Chiapas, Captive Territory III

Screenshot from video

Suchiate, crime witness

Everyone saw him floating. Down the river, contained in garbage bags, his face sallow, his eyes closed. His swollen features on the networks and on cell phones. They all recorded it as he passed by. Beyond that, nobody knows. The journalists or the army don’t know, neither do the politicians nor the ejidatarios, those who man the boats don’t know, the person who directs the cemeteries doesn’t know. Who was he before he was thrown into the dirty waters of the Suchiate? How did he end up mixed up here? They picked him up at the end of the route, battered by an ocean that returns to the river everything that does not belong to it: garbage and offerings. Some say that his washed body is still at the Tapachula Forensic Service. Without identification, it will soon end up where those who die without a name on this border go. He will have the dirt from a mass grave on him. The company of a plastic bottle with a piece of paper inside: the number of the investigation folder that does not answer who he was or why he was killed or why he went to the river. The fierce logic of a war is stamped on his body, now in Chiapas. Everyone saw it, no one recognizes it.

The Suchiate River rises on the slopes of the Tacaná volcano and reaches the Pacific Ocean. Its dark channel separates Guatemala and Mexico. It is because of it that Tecún Umán and Ciudad Hidalgo are two different cities. They are the door and the river, the hallway. Thousands of trailers with goods cross above it every week, and below, wet, everything else. The Guatemalan army and Mexico’s politicians describe it the same: this is a porous border.


The border was managed for decades on both sides by the Sinaloa Cartel. In Tecún Uman (Guatemala), Erick Súñiga, alias El Pocho, elected successor of the Chamalé group, pastor and businessman, ruled for 11 years. He was extradited to the United States at the end of 2019 for his ties to drug trafficking, he died a few months later, and his daughter, Isel, who was Miss Guatemala, now runs it. “The house has been filled with Jalisco and Sinaloa. It can’t be controlled,” says a reporter, after remembering the 200 bullets fired at the director of the municipal police.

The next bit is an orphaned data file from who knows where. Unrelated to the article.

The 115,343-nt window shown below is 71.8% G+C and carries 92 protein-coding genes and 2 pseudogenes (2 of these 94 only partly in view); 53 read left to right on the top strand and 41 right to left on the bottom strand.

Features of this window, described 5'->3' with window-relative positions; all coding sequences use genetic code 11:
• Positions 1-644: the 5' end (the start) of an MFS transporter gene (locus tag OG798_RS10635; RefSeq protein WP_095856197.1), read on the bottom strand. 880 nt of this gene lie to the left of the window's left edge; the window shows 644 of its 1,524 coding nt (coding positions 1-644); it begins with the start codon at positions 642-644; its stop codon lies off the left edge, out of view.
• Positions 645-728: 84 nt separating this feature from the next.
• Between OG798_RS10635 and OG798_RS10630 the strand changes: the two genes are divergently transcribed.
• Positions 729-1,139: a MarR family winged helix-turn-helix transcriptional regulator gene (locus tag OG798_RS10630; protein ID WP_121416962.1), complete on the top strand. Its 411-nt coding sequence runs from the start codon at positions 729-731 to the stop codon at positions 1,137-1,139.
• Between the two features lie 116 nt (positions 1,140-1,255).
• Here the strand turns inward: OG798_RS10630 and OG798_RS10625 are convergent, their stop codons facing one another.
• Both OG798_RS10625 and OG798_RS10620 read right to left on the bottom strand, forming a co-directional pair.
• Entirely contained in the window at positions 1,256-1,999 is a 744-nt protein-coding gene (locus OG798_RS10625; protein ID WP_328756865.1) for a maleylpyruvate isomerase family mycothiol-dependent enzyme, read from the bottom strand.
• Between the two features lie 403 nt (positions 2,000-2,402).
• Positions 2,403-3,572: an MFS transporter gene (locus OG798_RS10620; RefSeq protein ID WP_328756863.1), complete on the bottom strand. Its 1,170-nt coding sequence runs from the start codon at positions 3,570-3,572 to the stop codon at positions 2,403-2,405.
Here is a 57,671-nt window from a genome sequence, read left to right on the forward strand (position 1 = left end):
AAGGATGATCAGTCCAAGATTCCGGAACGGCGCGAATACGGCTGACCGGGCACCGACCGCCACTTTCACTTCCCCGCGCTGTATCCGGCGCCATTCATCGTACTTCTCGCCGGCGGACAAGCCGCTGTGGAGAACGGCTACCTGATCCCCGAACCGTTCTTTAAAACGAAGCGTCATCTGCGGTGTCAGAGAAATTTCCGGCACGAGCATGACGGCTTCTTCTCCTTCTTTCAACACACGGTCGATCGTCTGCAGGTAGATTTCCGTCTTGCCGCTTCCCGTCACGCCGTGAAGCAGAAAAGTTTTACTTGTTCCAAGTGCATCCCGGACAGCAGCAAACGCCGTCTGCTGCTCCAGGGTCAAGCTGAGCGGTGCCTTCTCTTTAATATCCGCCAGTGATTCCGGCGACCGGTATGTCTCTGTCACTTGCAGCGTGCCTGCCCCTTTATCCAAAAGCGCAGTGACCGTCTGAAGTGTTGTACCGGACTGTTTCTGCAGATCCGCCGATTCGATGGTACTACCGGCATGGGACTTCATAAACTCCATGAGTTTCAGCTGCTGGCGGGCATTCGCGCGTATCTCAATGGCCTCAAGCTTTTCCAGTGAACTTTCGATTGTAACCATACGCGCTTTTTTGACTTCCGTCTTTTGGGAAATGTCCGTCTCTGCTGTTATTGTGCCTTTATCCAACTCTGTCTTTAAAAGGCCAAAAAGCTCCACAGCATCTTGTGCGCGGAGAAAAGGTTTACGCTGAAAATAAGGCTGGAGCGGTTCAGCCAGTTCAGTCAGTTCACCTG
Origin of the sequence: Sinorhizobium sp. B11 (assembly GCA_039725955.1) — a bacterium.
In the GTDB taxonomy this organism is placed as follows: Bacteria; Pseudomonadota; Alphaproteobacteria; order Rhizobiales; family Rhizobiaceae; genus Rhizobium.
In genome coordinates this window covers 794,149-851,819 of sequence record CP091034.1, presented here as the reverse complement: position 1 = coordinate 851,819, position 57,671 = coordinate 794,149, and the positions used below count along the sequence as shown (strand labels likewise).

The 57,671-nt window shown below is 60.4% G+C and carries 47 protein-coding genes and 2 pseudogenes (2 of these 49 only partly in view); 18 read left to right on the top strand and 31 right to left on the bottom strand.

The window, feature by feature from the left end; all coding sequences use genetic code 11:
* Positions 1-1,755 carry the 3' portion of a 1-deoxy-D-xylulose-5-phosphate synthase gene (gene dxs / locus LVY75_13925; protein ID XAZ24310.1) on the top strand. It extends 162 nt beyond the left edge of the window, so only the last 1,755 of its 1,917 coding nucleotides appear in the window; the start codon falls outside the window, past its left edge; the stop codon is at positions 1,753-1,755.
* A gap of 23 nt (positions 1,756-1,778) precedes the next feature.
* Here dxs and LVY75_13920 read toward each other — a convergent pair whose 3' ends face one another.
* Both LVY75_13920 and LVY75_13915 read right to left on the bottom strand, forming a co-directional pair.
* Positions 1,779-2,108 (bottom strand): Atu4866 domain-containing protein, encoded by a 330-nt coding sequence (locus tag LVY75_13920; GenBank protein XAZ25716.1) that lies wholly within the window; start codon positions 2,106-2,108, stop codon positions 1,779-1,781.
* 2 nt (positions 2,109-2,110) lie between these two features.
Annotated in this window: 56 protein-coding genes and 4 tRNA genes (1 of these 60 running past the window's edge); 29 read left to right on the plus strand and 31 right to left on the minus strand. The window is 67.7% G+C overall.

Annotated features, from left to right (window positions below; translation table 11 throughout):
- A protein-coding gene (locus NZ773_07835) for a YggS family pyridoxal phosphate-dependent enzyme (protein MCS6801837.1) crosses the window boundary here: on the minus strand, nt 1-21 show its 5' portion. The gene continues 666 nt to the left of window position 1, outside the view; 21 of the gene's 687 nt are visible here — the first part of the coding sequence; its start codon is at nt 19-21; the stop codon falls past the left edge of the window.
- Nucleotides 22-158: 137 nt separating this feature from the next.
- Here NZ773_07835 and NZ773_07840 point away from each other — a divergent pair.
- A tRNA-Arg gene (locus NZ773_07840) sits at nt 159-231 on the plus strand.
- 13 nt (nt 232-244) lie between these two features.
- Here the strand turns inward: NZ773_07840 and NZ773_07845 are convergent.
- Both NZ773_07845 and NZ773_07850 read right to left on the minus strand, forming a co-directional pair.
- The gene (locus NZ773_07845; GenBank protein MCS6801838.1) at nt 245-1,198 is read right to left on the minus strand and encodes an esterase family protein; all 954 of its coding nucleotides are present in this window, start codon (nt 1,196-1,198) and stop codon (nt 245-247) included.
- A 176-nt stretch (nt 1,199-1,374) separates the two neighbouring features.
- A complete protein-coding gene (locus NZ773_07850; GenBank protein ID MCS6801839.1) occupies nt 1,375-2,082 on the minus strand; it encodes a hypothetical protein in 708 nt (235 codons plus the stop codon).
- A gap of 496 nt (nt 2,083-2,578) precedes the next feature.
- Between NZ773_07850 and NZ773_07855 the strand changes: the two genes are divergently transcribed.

The Guatemalan Mountain Operations Brigade, led by Commander Juan Ernesto Celis, patrols these banana plantation lands, reaching the mouth of a dried up river, crossing the sand that receives the Pacific. “We have increased presence in these areas. The order we have is to have this political border stabilized,” he points out and a few meters further it is already Mexico. The Army arrived because the Guatemalan communities on the border had begun to denounce the entry of members of organized crime. The problem, the commander points out, is that when they leave, no one looks. That’s when everything crosses: the people, the weapons, the drugs.

On the other side of the murky waters, the mayor of Ciudad Hidalgo, Sonia Eloína Hernández, alias La Chona, asked mothers to take care of their children, because the situation was “out of control”: “Behave well and whoever misbehaves, please I ask you to respect the citizens.” Shortly after, the United States Government prohibited its people from approaching this town. In this area the data does not lie. In 2023, the District Attorney’s Office, called Fronterizo Costa, opened 723 homicide investigation files — 136 of murdered migrants — in 14 municipalities on the border and reach the Pacific. Now everything has multiplied: those executed appear at the Walmart in Tapachula and on the roads, next to a school, in front of houses.

With thunderous music, in an empty bar with very high green walls, two politicians who were linked to the Ciudad Hidalgo city council talk about fear. In January, David Rey, an opposition candidate for the municipal presidency, was shot dead. They executed him after visiting an area where Xóchitl Gálvez was due to arrive to hold a rally a few days later. “This city is no longer controlled by the Government,” say those who were officials. Then who? “Well, Sinaloa.”

El Tío Gil, Chapo Guzmán’s right-hand man, managed trafficking here for years. In 2016 he was arrested in Guatemala and extradited to the United States for cocaine distribution. He was succeeded by his son: El Junior. A commando killed him in 2021 and the hierarchy became complicated.